Beginner Bass Neck Radius

Hello all -

I was watching Josh’s video on the best beginner bass. The Yamaha TRBX304 was the top pick. During my research, I noticed that it has a 10" neck radius. It has many great reviews, mentioning the “ease of play” for those of us with shorter/fatter fingers. My question:Would a greater or less neck radius, have a great impact on the ease of playing ?

Thanks !


I wouldn’t stress over the neck radius too much in the beginning. You will find what fits you after a few weeks of playing.

I, for example, have average hands, but I prefer big, “meaty” necks. I had no clue obviously in the beginning, however, after trying a couple of basses, I’ve found that I prefer a thicker neck, not because they are “the best” or “easier”, I simply like the feeling.

However, if you have/will develop a good fretting hand technique, you will be able to handle any neck thickness. And the main difference will be the feeling.


Agree with @wellbi

You just don’t know in the beginning what you are going to ultimately like or dislike. I’m still changing on bits and specs I like over others.

I don’t think radius makes as big a difference as nut width (jazz/P) etc. My first bass was a jazz bass partly because I thought a skinnier neck would be easier, turns out I like beefy necks a lot, some days more.

Play what makes you happy, and sounds and looks good to you and notice along the way things that start to pop up that annoy you


@stuka1166 just to hopefully make things a little clearer. There are two parts to the neck. there’s the radius of the fretboard. The larger the number then the ‘flatter’ the fretboard will be. Although this is a quite subtle difference. Pic below.
More important than the radius I think is the neck shape. As @wellbi and @John_E have pointed out the shape of the neck is going to be more important. Some basses have thicker necks and others have thinner ones and will be shaped differently. Pic below as an example.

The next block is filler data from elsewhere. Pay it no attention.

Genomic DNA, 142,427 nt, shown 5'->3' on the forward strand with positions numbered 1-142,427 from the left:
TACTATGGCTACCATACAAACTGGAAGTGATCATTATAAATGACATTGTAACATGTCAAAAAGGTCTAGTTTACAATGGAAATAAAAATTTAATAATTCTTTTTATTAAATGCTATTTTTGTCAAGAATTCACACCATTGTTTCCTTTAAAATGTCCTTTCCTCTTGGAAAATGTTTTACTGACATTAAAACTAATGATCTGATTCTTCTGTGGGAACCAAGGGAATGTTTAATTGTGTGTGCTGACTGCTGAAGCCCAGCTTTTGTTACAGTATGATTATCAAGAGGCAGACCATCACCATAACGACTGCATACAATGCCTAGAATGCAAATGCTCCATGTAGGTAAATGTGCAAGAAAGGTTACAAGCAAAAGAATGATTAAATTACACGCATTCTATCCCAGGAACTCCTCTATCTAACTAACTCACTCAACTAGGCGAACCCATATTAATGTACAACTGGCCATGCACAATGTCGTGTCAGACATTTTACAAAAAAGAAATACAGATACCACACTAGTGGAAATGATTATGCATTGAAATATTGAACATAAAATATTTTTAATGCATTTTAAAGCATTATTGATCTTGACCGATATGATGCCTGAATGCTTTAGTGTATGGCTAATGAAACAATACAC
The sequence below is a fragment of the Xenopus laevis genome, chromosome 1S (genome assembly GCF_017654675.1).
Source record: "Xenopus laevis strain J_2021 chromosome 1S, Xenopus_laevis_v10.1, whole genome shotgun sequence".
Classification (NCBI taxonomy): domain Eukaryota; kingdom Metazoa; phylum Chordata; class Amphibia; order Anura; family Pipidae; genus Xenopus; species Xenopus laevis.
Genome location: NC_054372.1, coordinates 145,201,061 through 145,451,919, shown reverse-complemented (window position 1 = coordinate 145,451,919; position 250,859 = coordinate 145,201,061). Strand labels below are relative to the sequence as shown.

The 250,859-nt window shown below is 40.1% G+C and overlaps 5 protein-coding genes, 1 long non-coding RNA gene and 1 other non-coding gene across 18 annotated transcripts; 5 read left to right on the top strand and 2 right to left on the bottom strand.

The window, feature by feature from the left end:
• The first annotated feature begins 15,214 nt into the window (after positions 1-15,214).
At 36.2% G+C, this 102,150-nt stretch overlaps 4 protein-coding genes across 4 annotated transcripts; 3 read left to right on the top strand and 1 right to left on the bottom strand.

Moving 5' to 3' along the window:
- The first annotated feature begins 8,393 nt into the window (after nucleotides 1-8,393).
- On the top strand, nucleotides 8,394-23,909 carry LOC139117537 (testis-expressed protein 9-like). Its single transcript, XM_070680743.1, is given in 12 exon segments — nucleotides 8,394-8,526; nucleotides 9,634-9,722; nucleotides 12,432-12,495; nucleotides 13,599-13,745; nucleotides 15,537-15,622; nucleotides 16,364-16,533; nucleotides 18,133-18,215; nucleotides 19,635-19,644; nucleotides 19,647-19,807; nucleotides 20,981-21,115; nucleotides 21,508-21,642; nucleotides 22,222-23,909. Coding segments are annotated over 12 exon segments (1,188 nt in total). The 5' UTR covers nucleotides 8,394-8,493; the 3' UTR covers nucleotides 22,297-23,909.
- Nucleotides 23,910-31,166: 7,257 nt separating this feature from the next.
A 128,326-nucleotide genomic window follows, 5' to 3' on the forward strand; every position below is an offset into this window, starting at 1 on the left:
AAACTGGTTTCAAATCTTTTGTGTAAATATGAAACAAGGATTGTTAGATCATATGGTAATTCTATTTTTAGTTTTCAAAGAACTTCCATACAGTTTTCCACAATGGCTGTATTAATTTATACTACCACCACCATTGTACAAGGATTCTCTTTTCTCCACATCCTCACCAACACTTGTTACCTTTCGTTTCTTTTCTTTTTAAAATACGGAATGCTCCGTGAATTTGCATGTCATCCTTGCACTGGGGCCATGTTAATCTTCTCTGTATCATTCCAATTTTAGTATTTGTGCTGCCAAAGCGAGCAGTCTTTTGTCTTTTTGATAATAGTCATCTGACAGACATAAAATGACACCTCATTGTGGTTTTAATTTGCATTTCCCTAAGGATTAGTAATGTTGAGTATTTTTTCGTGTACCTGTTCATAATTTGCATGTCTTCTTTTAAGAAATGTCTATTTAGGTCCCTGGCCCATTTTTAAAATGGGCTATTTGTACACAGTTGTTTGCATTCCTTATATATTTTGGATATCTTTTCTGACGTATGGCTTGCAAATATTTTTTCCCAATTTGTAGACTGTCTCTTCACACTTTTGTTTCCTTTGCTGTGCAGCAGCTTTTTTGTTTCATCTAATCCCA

It’s going to be a matter of what I’ve heard referred to as the ‘handshake’. That moment when you physically put your hand round the neck. At that point you’ll know if it feels right.


I agree with @Barney on the neck radius. It’s basically how flat or curved the neck is, it’s a little counter intuitive. If the fretboard were to form a circle, the radius pertains to that. The common radius’s on the market are all pretty comfortable. Not something to get hung up on.

I also agree that the back of the neck and it’s feel is super important, much more than the radius by orders of magnitude. But I would caution on the illustration. That pertains to Fender necks.

Necks from other manufacturers will differ - a U neck from Fender will feel completely different than a U neck from ESP. This is one area where there is no consistency between different brands, and you can’t just go by spec.

Now within brands, there is often a “feel” that defines a brand Yamaha, Schecter, and ESP all have a unique feel to them. You need to try the brands and see how they feel before deciding.

Agree with all of the above. While you may develop a preference (I prefer flatter necks, for example, so 10" is way better than 7.5" for me) - as a beginner this won’t be nearly as big a factor as the overall shape of the neck - it’s profile, width, and so on.

The TRBX you are looking at has a neck shape between a thin C and a D profile. It’s 38mm at the nut - a thin, fast neck with a satin finish that is famously easy to play. It is, in fact, my favorite neck on any bass I have tried so far, out of all six basses and one guitar I have owned and many I have tried in stores; I liked it so much that when I eventually upgraded that bass I did so by buying a TRBX604, which has the same neck.

But will it be right for you? That’s something that only you can answer.

Generally - thin neck profiles with a 38mm nut width are considered easier to start out on. Fender calls these Jazz-style necks. But this is a big generalization and doesn’t apply to everyone. Neck feel is a personal taste.

Hey, @stuka1166 ! Good advice from @John_E there.

Too many people worry over minutiae way too early on. (I used to be like that as well). It’s good that you are doing your homework, but unfortunately there is no single simple answer as to what’s “easier” or “better” in the world of bass playing.

The larger the neck radius is, the “flatter” the fretboard will be, but there are so many other factors, that in and of itself, the neck radius is just another number.

Get out there and try a number of different basses and see which one(s) “feel” and sound the best to YOU. :slight_smile:

Good luck in your search,


Dont think about radius if you dont plan to do crazy bends.